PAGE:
Greg-I agree that the originating article has nothing to do with the use of 3rd party reproduction. I’ve just become too familiar with Marilynn’s disdain for all ways that IF couples might become parents, and I see it as being an illustration of the attitude of the original commenter who made that statement to the anonymous IF couple that Dawn has chosen to write a post about. It is all too easy for folks to judge how others might face their IF and deal with it in a way that works for them-even if that person has gone through IF themselves. What works for one person or situation does not always work for another and so those not directly involved should not feel that they are entitled to pass judgement on others. I was actually referring to M’s comment in #8 about the use of 3rd party donors-where she refers to it as “lying” to have someone’s spouse listed as parent even if there is no biological tie. Dawn’s originating post is fantastic and I support it and what it says 100%. I’m just sorry that some folks cannot let it stand as the truth that it is without throwing out her prejudices towards the many remaining ways in which IF couples might still become parents, as well that she seems to be supporting the person who made the original insensitive comment in the first place. I apologize for following someone else off on a tangent-it just touched a nerve where I am right now.

  6. Greg says:

    Anonymous,

    The irony is the comment that Dawn is referencing doesn’t even imply the use of third party reproduction. What it implies is that the women who wants kids so badly should divorce her husband and remarry a man who is fertile so she can have kids. The comment you are responding to has nothing to do with Dawn’s piece.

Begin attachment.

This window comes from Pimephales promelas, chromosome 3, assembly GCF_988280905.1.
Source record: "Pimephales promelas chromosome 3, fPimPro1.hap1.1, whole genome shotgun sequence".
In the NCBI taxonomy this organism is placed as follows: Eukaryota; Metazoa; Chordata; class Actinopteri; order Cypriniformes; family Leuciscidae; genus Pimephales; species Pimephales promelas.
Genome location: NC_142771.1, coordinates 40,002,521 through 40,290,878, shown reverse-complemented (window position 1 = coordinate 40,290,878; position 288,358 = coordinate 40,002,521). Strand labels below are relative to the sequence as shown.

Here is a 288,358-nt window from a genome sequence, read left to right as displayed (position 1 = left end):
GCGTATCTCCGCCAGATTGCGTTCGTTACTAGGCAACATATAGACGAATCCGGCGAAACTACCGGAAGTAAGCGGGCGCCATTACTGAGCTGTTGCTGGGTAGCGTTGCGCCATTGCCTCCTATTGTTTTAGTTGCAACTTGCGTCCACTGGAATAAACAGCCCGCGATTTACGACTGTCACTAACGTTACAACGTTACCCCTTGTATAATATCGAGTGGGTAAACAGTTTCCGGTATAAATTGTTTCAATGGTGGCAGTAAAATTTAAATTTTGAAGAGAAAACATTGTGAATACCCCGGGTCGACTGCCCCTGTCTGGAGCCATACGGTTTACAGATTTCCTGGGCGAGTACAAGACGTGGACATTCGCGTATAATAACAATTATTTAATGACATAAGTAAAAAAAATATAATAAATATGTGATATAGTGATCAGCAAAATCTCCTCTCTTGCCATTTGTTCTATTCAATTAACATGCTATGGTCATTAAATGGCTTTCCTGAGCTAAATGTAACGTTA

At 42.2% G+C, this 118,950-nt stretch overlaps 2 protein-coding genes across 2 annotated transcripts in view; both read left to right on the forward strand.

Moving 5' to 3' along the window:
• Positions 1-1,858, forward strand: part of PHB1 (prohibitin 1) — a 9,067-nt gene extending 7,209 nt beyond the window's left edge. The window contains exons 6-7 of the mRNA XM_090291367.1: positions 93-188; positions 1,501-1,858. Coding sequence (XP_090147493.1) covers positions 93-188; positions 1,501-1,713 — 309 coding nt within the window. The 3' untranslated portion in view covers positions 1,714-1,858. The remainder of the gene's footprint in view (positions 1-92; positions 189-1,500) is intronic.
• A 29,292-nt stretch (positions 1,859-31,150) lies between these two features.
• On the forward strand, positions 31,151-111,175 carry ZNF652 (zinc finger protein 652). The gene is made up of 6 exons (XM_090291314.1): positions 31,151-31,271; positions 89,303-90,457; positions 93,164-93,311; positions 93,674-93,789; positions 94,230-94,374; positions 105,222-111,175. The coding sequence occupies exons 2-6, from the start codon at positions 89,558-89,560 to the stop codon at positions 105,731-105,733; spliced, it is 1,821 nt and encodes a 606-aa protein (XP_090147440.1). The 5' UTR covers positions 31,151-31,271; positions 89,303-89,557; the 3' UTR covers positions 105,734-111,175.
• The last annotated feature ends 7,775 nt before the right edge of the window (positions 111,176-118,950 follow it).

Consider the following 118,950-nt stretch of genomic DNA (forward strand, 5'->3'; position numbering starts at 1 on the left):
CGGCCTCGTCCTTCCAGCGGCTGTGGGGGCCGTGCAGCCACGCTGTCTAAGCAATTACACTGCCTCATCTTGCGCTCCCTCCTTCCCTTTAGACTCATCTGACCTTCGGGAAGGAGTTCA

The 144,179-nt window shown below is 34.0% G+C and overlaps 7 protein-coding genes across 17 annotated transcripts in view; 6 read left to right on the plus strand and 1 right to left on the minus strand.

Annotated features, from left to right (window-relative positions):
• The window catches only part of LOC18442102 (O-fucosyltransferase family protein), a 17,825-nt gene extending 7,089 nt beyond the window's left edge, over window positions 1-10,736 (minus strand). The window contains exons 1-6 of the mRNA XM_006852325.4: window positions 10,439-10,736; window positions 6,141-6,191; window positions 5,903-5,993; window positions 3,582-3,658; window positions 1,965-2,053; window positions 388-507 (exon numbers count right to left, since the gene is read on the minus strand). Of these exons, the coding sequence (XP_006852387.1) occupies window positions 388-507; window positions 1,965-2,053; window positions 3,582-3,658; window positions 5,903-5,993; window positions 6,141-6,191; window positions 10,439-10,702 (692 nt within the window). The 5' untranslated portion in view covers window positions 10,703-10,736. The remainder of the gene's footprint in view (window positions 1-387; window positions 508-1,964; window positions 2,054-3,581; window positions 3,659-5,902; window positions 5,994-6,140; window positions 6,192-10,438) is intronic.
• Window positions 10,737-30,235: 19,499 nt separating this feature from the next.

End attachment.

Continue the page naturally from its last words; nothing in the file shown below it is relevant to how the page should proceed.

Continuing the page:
7. Anonymous says:

    Marilynn-you obviously have no desire to see things from the IF couple’s perspective in this scenario-either the IF partner or the non-IF partner, so IMO I think it would be best for you to keep your uninformed and ignorant ramblings of opinion on alternate paths to parenthood to yourself. As Dawn so eloquently put it, no one is forcing you to seek out an alternate path to parenthood, so why do you think your opinion of it matters at all? If you don’t believe in it for your situation, you don’t have to pursue it-but some of us do, and we have every right to pursue it without ignorant judgements from folks such as yourself. In terms of “lying on paper” I assume you are referring to whose name is on the birth certificate under “parent” or “father” .If we were to choose 3rd party reproduction, I would have no problem with our donor’s identity (anonymous or otherwise) being listed somewhere on the document, but not at the expense of leaving my husband’s name completely off. Because in this case, I do not intend to have a child or be a parent with the person who would be donating their genetic materials-I intend to have a child and be a parent with my husband and only my husband. I would prefer to have both persons named in some way, but only if it does not diminish my husband’s role in our child’s life in any way. He may not be DNA to our child (ren) but he will definitely be DAD-which at the end of the day and in every situation is much more important to those who know what is really important. I feel the same way about birth certificates in relation to adoption-all parents names should be included-both those who are responsible for the child’s birth and those who have the responsibility of raising them. Sorry to ramble on myself, but I cannot believe that anyone would defend someone else’s right to be ignorant and cruelly insensitive to those of us with IF, like you have, Marilynn. I hope that you will gain a sense of sensitivity that will cause you to think before you type your ignorance to the world.

  8. marilynn says: